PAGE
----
Ser vs estar: these two Spanish verbs drive most of us crazy.
It doesn't matter whether you're new to the language or you've been learning for a while.
Ser and estar are guaranteed to give you constant headaches throughout your Spanish learning journey.
You see, the English verb “to be” is actually two separate verbs in Spanish: ser and estar.
The difference between ser and estar is one of the most fundamental concepts in Spanish, and also one of the most confusing for Spanish language learners.
Yes, both verbs mean “to be,” but there’s a lot more to it than that.
Ser vs Estar: Why Are These Verbs So Confusing?
The main reason ser and estar trip up new Spanish speakers is that English only has one verb for “to be”.
The concept of more than one verb to say what we can with a single word is difficult to grasp.
Unlike most other verbs like comer (to eat), for example, you can't simply translate “to be” into Spanish and move on.
You will need to learn when to use ser and when to use estar.
The differences are important!
The entire meaning of your sentence will be different depending on whether you use ser or estar.
If you are feeling confused or overwhelmed, however, don’t worry!
Knowing which verb to use will become second nature to you once you understand the basic concept and get lots (and lots) of practice.
In this article, you'll learn to understand the fundamental differences between ser and estar, so you can start using them correctly in your conversations.
Mastering these two verbs will go along way to helping you sound more natural when you speak Spanish.
If you’re more of a visual learner, you can watch a video version of these examples and tips from my Fluent Spanish Academy youtube channel. Or, if you prefer to read the explanation or want to come back and review after watching the video, just scroll down past the video and keep reading!
First things first. As you know, Spanish conjugation can be a bit of a headache too. So below, you'll find a quick recap of how to conjugate ser and estar according to each pronoun.
Ser vs Estar: Ser Conjugation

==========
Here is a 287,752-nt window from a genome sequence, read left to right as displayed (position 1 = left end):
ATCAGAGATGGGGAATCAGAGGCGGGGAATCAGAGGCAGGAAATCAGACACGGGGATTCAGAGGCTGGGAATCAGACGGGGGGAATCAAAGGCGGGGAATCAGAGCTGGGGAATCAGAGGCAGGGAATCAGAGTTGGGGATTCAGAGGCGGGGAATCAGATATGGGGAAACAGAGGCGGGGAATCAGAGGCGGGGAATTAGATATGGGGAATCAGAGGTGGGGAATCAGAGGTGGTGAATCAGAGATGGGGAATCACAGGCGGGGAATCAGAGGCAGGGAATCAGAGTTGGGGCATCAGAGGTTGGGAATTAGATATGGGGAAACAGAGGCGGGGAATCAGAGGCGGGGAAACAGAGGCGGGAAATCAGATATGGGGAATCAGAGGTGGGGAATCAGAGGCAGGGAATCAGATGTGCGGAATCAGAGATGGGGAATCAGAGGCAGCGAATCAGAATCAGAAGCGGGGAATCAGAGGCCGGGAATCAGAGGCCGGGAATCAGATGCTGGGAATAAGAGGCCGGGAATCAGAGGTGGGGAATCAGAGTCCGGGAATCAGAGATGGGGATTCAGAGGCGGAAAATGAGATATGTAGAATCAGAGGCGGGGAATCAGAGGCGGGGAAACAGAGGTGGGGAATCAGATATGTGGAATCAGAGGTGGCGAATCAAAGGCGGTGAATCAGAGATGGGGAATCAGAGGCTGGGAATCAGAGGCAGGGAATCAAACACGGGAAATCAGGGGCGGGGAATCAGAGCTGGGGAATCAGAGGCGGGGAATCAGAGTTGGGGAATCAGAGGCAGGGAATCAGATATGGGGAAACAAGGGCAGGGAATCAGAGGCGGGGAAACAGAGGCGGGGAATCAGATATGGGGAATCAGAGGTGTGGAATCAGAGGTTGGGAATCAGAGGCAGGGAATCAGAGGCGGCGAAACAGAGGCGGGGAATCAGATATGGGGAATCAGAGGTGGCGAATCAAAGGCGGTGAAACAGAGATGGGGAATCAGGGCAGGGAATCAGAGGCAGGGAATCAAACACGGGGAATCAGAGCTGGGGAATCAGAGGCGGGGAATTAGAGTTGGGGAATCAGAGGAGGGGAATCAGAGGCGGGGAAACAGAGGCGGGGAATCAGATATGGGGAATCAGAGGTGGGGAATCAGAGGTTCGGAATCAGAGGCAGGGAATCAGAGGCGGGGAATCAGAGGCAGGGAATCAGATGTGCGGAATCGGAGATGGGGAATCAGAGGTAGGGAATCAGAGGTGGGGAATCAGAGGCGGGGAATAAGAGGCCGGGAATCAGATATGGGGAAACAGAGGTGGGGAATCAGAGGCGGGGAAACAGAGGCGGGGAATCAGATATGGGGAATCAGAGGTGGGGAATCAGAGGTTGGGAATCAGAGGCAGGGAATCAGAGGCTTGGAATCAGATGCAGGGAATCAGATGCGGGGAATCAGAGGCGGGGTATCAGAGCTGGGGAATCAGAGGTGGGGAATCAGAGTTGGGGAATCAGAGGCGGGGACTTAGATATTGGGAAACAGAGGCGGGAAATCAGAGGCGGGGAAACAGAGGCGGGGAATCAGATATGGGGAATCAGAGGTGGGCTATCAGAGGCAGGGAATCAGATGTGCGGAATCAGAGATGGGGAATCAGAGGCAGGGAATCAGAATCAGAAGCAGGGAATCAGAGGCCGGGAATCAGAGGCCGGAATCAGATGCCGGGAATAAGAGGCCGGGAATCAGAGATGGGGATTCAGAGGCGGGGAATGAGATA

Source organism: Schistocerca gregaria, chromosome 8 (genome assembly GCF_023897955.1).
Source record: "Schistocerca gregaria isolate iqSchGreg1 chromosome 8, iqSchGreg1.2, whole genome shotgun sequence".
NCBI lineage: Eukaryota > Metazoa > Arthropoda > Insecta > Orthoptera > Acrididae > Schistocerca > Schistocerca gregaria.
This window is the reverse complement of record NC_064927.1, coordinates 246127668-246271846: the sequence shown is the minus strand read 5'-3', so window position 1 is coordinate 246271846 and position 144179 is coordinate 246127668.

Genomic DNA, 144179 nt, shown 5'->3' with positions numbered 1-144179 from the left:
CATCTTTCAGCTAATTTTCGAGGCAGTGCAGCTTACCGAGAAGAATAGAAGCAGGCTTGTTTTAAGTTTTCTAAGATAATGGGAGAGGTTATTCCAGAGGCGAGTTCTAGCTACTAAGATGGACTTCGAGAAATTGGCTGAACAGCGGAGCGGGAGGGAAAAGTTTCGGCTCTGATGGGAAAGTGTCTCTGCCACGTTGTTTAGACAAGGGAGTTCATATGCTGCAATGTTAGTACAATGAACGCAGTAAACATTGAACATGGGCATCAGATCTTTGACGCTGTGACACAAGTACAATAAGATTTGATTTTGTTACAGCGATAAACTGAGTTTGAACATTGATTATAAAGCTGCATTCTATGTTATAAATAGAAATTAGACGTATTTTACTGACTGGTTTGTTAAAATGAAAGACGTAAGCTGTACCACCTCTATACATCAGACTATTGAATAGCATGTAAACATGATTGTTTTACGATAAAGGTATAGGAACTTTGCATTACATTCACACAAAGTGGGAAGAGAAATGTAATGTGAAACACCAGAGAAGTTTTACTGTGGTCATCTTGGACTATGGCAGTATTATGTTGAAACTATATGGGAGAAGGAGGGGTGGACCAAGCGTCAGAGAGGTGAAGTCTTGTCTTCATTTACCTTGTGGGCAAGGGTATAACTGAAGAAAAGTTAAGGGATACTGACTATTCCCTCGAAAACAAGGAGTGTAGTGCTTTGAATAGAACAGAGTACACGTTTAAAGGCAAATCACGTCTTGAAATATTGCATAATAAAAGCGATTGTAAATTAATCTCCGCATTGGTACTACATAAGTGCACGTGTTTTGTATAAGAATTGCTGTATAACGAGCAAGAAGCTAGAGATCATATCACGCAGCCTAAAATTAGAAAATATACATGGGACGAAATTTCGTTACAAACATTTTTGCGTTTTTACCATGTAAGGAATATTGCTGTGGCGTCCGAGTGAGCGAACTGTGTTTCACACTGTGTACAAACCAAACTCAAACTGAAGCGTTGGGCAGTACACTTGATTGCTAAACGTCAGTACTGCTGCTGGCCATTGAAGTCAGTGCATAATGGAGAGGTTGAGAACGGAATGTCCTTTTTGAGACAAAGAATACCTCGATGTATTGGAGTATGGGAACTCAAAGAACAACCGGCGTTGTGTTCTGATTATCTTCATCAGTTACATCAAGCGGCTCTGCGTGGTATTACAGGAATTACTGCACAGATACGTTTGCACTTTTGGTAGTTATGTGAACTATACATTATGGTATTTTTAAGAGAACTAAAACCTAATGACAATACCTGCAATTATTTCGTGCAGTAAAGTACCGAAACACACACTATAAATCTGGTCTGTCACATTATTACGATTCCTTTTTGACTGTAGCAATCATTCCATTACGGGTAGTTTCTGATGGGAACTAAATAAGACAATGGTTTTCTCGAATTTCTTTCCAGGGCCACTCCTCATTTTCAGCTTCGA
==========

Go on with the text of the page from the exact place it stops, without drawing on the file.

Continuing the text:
Ser vs Estar: Estar Conjugation
Knowing when to use which verb is often confusing for new Spanish speakers because there is no hard and fast rule.
Instead, there are a few general rules of thumb that you will use to determine which word to use when.
Let’s start by reviewing the basics…
… the stuff you were probably told when you first learned Spanish at school or that you find at the beginning of your Spanish textbook.
The first question to ask yourself is ¿Cambia o no cambia?
(Does it change or not?)
Depending on whether the thing you’re talking about changes or not, you’ll use ser or estar.
Inherent characteristics (things that are always true) use ser.
For example, use ser when you are describing something about yourself or another person that does not change or is generally true, such as a personality trait or physical characteristic, a profession or a place of origin.
Here are some examples:
- Yo soy un hombre (I am a man)
- Soy de Inglaterra (I am from England)
- ¿De dónde eres? (Where are you from?)
- Ella es una maestra (She is a teacher)
- Soy bajo (I am short)
- Juan es un buen hombre (Juan is a good man)
You might be saying to yourself that your profession is not always permanent.
You might change careers, for example.
Although that is true, your profession is also something about you that does not vary from moment to moment or day to day.
It is appropriate to consider your hair colour, profession, and height as essential character traits even though any of them could eventually change in the future.
This is one reason that I prefer to think of ser as inherent or innate instead of simply permanent.
2. Use Ser To Tell The Time
We always use ser when telling time.
Although the time is always changing, it is also specific at any given moment.
Look at your watch or phone right now…
It is a specific time at this specific moment.
In that sense, there is no ambiguity when it comes to the time! Here are some examples in Spanish:
- ¿Qué hora es? (What time is it?)
- Son las tres y media (It’s 3:30)
I will share more examples in a minute of common mistakes new Spanish speakers make with ser, but first, let’s take a look at estar.
Estar is an untrustworthy verb!
Really, adding estar into the mix is what confuses the situation!
Use estar when you can’t be sure something is always going to be the same or is likely to be different.
Estar is also used for descriptions that are temporary or fleeting such as location, condition and emotion.
Here are some common uses of estar:
- Como estáis? (How are you?)
- Estamos feliz porque ya llegamos a casa (We are happy because we are back home.)
- Marta está comiendo (Marta is eating.)
- ¿Dónde están tus zapatos? (Where are your shoes?)
- Estoy enfermo (I am sick.)
Estar is also used when you are describing something that is the result of another action. The word porque can often be your clue that you may need to use estar instead of ser.
- Las ventanas estan abiertas porque hace calor (The windows are open because it is hot.)
In this example, the openness of the windows is both a temporary state of being and the result of another condition.
Both situations require the use of estar.
Another use of estar that often confuses Spanish learners is when talking about death.
Death is considered a state of being in Spanish (as opposed to a permanent, inherent trait), so it is always used with estar.
One possible reason for this is Spanish people preferred to believe that the spirit lives on and that a person is only dead in a temporary way.
Here’s an example:
- El pájaro está muerto (The bird is dead)
Before moving on to more complex examples and situations of ser vs estar where either verb is appropriate, make sure that you are really comfortable with the basics.